What's with the 18 zeros? HPE's Dr. Goh on the power of exascale computing
The race to exascale-class computing is well underway as we approach National Exascale Day on Oct. 18, celebrating the 18 zeros of computing power that exascale represents—equal to a billion-billion calculations per second.
What exactly do those 18 zeros mean? We'll soon be able to harness the speed of the world's top 500 supercomputers in one exascale system, producing results 10 times faster. Not only will this next level of high-performance computing speed up the discovery of solutions to problems we face today, but it will reveal questions we haven't yet thought to ask.
The U.S. Department of Energy is planning to deliver the first exascale system as early as next year, using HPE Cray supercomputers. And many other countries are working on exascale as well, given the potential benefits for businesses, governments, and society at large, including once unimaginable breakthroughs in healthcare, weather prediction, and space exploration.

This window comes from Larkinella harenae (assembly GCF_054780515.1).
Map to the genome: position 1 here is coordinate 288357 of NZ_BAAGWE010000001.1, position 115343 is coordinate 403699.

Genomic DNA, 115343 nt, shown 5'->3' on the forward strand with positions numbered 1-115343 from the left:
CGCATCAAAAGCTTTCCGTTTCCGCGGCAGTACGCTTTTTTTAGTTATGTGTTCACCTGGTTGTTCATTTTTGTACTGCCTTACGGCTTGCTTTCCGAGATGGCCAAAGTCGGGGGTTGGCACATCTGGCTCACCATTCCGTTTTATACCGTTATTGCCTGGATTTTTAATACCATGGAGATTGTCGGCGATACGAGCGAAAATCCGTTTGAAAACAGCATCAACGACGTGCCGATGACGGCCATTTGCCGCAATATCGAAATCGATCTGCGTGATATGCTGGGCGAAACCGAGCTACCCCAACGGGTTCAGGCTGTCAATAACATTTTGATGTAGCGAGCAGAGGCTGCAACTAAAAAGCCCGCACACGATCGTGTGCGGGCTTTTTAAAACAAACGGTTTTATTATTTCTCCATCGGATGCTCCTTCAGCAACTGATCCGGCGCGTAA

Already, supercomputing is playing a key role in the search for a vaccine to battle COVID-19, explains Dr. Eng Lim Goh, senior vice president and CTO for AI at Hewlett Packard Enterprise, noting that researchers are bringing HPC systems together to filter drugs for pre-clinical trials and to predict the efficacy of treatments.
Extreme weather prediction is another area where supercomputers are making a big difference, Goh says. Using supercomputers, for example, forecasters can do a far better job of predicting where a hurricane will hit land―from within 200 miles 50 years ago to just 50 miles today. With exascale speed, he adds, future models will produce even greater accuracy and do so faster, saving lives and limiting economic losses as the world confronts the effects of climate change.
And further, in space exploration, exascale computing will help scientists find new planets and learn more about how the universe was born.
Watch this Atlantic Festival fireside chat with Goh and Atlantic publisher Hayley Romer for more on the advances exascale computing will bring to the world, stretching the limits of human imagination as we explore new frontiers.
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